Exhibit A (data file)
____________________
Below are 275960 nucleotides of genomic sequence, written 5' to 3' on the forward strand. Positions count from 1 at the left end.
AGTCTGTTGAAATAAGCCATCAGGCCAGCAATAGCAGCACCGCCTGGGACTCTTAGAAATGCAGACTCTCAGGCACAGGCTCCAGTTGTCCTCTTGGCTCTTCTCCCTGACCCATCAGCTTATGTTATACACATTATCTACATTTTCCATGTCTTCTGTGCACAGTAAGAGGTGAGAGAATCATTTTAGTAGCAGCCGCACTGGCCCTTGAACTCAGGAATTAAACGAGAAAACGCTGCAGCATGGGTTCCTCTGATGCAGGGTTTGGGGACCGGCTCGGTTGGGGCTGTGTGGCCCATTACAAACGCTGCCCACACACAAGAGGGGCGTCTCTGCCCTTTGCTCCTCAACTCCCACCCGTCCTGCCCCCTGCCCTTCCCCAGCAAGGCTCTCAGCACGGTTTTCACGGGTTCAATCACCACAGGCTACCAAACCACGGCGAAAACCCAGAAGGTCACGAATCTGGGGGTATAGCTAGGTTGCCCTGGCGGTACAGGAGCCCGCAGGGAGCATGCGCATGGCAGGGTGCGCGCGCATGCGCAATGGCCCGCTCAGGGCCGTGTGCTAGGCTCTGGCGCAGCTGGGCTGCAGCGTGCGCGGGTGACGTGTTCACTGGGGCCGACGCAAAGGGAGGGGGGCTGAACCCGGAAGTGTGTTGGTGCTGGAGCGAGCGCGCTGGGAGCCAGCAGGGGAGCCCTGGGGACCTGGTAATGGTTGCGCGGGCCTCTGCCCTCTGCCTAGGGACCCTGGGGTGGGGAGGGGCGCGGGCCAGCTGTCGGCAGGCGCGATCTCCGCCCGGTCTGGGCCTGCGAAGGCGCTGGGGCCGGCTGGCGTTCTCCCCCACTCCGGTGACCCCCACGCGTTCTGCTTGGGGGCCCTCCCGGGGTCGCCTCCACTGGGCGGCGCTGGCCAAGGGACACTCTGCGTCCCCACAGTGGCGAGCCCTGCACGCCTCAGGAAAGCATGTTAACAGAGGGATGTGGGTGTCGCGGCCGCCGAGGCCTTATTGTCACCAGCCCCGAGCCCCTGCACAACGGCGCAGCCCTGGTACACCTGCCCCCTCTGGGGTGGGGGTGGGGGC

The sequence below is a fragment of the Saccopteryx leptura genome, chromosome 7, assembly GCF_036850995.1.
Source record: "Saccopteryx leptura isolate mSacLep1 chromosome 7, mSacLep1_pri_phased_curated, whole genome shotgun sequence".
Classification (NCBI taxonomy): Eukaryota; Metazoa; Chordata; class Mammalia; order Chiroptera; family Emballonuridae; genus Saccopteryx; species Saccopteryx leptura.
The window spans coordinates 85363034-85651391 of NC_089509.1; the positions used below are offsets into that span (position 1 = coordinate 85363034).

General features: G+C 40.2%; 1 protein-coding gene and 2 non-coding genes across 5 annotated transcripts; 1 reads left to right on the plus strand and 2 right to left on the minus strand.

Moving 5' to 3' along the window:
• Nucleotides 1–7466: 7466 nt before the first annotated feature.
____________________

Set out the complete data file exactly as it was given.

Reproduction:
Below are 275960 nucleotides of genomic sequence, written 5' to 3' on the forward strand. Positions count from 1 at the left end.
AGTCTGTTGAAATAAGCCATCAGGCCAGCAATAGCAGCACCGCCTGGGACTCTTAGAAATGCAGACTCTCAGGCACAGGCTCCAGTTGTCCTCTTGGCTCTTCTCCCTGACCCATCAGCTTATGTTATACACATTATCTACATTTTCCATGTCTTCTGTGCACAGTAAGAGGTGAGAGAATCATTTTAGTAGCAGCCGCACTGGCCCTTGAACTCAGGAATTAAACGAGAAAACGCTGCAGCATGGGTTCCTCTGATGCAGGGTTTGGGGACCGGCTCGGTTGGGGCTGTGTGGCCCATTACAAACGCTGCCCACACACAAGAGGGGCGTCTCTGCCCTTTGCTCCTCAACTCCCACCCGTCCTGCCCCCTGCCCTTCCCCAGCAAGGCTCTCAGCACGGTTTTCACGGGTTCAATCACCACAGGCTACCAAACCACGGCGAAAACCCAGAAGGTCACGAATCTGGGGGTATAGCTAGGTTGCCCTGGCGGTACAGGAGCCCGCAGGGAGCATGCGCATGGCAGGGTGCGCGCGCATGCGCAATGGCCCGCTCAGGGCCGTGTGCTAGGCTCTGGCGCAGCTGGGCTGCAGCGTGCGCGGGTGACGTGTTCACTGGGGCCGACGCAAAGGGAGGGGGGCTGAACCCGGAAGTGTGTTGGTGCTGGAGCGAGCGCGCTGGGAGCCAGCAGGGGAGCCCTGGGGACCTGGTAATGGTTGCGCGGGCCTCTGCCCTCTGCCTAGGGACCCTGGGGTGGGGAGGGGCGCGGGCCAGCTGTCGGCAGGCGCGATCTCCGCCCGGTCTGGGCCTGCGAAGGCGCTGGGGCCGGCTGGCGTTCTCCCCCACTCCGGTGACCCCCACGCGTTCTGCTTGGGGGCCCTCCCGGGGTCGCCTCCACTGGGCGGCGCTGGCCAAGGGACACTCTGCGTCCCCACAGTGGCGAGCCCTGCACGCCTCAGGAAAGCATGTTAACAGAGGGATGTGGGTGTCGCGGCCGCCGAGGCCTTATTGTCACCAGCCCCGAGCCCCTGCACAACGGCGCAGCCCTGGTACACCTGCCCCCTCTGGGGTGGGGGTGGGGGC

The sequence below is a fragment of the Saccopteryx leptura genome, chromosome 7, assembly GCF_036850995.1.
Source record: "Saccopteryx leptura isolate mSacLep1 chromosome 7, mSacLep1_pri_phased_curated, whole genome shotgun sequence".
Classification (NCBI taxonomy): Eukaryota; Metazoa; Chordata; class Mammalia; order Chiroptera; family Emballonuridae; genus Saccopteryx; species Saccopteryx leptura.
The window spans coordinates 85363034-85651391 of NC_089509.1; the positions used below are offsets into that span (position 1 = coordinate 85363034).

General features: G+C 40.2%; 1 protein-coding gene and 2 non-coding genes across 5 annotated transcripts; 1 reads left to right on the plus strand and 2 right to left on the minus strand.

Moving 5' to 3' along the window:
• Nucleotides 1–7466: 7466 nt before the first annotated feature.